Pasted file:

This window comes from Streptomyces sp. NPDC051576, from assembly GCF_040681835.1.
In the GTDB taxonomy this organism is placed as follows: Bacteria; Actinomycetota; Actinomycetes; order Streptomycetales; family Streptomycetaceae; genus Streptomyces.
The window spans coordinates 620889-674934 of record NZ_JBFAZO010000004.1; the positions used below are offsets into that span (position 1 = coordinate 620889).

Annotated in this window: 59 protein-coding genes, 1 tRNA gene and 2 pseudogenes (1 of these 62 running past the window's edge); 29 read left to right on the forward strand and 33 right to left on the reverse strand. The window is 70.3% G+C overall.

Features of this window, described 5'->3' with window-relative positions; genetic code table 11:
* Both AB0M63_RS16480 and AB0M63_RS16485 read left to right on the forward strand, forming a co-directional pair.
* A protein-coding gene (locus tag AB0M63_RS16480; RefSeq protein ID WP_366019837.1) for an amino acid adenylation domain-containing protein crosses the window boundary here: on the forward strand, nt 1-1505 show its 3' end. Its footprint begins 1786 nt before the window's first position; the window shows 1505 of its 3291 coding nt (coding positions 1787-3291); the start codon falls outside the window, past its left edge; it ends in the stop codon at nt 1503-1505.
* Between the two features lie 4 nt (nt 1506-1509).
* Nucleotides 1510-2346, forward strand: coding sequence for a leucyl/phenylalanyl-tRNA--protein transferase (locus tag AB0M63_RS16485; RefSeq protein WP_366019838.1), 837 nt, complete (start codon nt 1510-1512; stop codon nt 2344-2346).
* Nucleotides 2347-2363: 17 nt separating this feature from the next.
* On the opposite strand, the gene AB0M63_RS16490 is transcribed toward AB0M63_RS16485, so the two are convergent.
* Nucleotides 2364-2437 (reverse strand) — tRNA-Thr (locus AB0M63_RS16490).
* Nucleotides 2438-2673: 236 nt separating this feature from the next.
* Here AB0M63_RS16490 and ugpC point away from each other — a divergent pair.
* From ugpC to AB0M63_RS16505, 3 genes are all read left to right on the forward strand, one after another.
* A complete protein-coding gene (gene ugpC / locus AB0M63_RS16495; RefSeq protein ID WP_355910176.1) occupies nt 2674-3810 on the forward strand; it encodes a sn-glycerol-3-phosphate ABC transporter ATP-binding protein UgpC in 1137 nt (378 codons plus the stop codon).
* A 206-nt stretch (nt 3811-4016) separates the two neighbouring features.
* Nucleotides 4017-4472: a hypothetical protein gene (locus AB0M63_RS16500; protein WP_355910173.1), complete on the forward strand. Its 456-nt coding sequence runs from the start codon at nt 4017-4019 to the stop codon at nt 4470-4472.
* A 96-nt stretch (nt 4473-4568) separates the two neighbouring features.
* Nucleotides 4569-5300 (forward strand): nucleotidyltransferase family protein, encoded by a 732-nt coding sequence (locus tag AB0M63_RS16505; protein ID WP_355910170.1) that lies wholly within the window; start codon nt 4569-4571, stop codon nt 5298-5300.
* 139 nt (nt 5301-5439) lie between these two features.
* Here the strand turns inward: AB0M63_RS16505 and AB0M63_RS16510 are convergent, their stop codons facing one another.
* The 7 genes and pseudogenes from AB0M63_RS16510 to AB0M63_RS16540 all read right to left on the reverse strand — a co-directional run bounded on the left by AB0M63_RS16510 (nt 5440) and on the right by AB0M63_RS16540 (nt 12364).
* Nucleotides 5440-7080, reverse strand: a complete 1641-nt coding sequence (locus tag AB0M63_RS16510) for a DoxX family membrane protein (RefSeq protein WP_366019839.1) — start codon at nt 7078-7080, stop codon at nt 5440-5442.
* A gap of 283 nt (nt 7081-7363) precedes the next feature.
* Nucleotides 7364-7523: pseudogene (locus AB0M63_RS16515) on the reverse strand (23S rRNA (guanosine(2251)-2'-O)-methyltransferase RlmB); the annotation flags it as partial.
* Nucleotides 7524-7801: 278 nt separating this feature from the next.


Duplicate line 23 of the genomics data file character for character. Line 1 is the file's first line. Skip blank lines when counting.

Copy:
* The 7 genes and pseudogenes from AB0M63_RS16510 to AB0M63_RS16540 all read right to left on the reverse strand — a co-directional run bounded on the left by AB0M63_RS16510 (nt 5440) and on the right by AB0M63_RS16540 (nt 12364).